* Waiver bait: It's early to worry about cuts yet, but some Rams are making themselves unwanted early candidates. Roach was the worst tackler on the field. Klopfenstein ran a play so poorly he actually managed to get his QB hurt, which takes some doing. Culberson only stood out for a special teams penalty, the worst kind of preseason publicity. There's still time to save their jobs, but these guys better get it turned around in a hurry.
* Upon further review: Pretty decent job by Terry McAulay and crew. The call on the Thomas Jones TD was right, much to my chagrin. The ball broke the plane before Larry Grant put his helmet on it and dislodged it. Can't blame Spagnuolo for challenging, though. Same thing on the play where Ah You stripped Ainge. Fine and correct initial call, but I couldn't fault Rex Ryan for challenging, either. What the refs did miss on that play was Ian Campbell getting blatantly pulled down by the jersey. I thought Darby was yanked down by a horse collar tackle in the 1st and that the refs didn't do much for QB safety the way they let Berlin get dragged down after the pass was away on his last play in the 4th. However, they didn't blow any big calls and didn't do much to draw attention to themselves – a pretty good night officiating.
* Cheers: Martin Kilcoyne and Trent Green did a good job with the local call of the game. Green sounded like a booth veteran, quickly making insightful points after many plays. Though it did often sound like nothing short of defensive perfection will ever be good enough in Green's eyes. He seemed to expect the DBs to knock down every pass and the LBs to stop every run for a loss. Just like players, Kilcoyne seems to be improving with repetition. He was on top of down, distance and gain of last play much more than usual, while offering some accurate on-the-fly analysis of his own. The two announcers worked quite well as a team. Their worst glitch was not letting us know anything about Jacob Bell at all until late in the game. The broadcast had some glitches of its own. We missed one play in the last 2:00 of the first because TV was way late coming back from replay. Don't usually have time for those in end-of-half situations. And one drive was shoved to the background in favor of a sideline interview with Kevin Demoff. Standard, but still annoying. All in all, though, this was to me one of the best preseason broadcasts we've had locally.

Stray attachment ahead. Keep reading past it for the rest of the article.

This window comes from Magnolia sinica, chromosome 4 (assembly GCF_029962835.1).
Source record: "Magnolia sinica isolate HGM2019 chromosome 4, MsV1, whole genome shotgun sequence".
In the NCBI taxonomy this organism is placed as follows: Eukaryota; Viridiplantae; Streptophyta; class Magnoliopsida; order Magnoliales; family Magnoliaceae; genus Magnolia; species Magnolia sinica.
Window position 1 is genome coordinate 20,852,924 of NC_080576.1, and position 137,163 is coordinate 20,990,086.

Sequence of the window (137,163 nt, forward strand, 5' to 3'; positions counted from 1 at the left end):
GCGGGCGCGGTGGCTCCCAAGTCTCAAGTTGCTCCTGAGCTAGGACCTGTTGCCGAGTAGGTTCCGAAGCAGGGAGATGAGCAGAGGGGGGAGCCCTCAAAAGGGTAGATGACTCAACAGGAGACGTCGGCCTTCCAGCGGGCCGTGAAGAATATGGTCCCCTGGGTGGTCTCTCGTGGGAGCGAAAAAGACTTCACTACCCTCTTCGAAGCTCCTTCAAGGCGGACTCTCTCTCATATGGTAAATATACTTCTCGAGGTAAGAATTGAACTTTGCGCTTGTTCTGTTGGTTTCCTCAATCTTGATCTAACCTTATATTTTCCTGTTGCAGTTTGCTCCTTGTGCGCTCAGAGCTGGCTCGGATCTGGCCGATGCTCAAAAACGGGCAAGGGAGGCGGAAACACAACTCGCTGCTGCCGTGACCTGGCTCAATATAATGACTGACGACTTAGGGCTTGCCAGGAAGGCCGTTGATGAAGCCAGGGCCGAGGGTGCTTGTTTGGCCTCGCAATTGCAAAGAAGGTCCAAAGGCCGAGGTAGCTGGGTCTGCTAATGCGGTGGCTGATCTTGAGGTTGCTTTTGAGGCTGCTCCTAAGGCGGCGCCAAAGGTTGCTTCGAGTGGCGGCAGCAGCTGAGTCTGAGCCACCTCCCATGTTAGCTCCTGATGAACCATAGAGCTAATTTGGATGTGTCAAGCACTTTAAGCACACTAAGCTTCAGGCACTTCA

* Who’s next?: The Rams have a win and some wind in their sails, but have some important areas to fortify in order to build on that against Atlanta in v. 2.0 of the Dome next Friday night. The offense absolutely has to get its blitz protections straightened out, or Marc Bulger won't even make it to the regular season. There'll be plenty to watch on offense. Can Jason Smith build on tonight's acceptable outing? Will Laurent Robinson have an edge going up against his old team? How will the RB situation behind Jackson shake out?
The Rams don't figure to see a lot of Falcon offensive leaders Matt Ryan and Michael Turner, but they especially need to step up their pass rush if they're to prevent getting lit up by last year's NFC Cinderellas. The secondary needs to step up, too, and play a lot more like it practices. Lest we forget, the Falcons have the actual Tony Gonzalez now, and the way the Rams (didn't) covered the TE tonight, he may be in line for a 200-yard night.
It's funny. Last year the Falcons were the downtrodden team most of the league saw as an automatic win on the schedule entering the season. But they instituted wholesale changes and made an impressive run, from castoffs to the playoffs. Now the Rams are trying to emulate that run, with some of “their” people, like Robinson and GM Billy Devaney. We'll take another step Friday night finding out whether that imitation is the sincerest form of flattery or a subpar impression act.
Game stats from nfl.com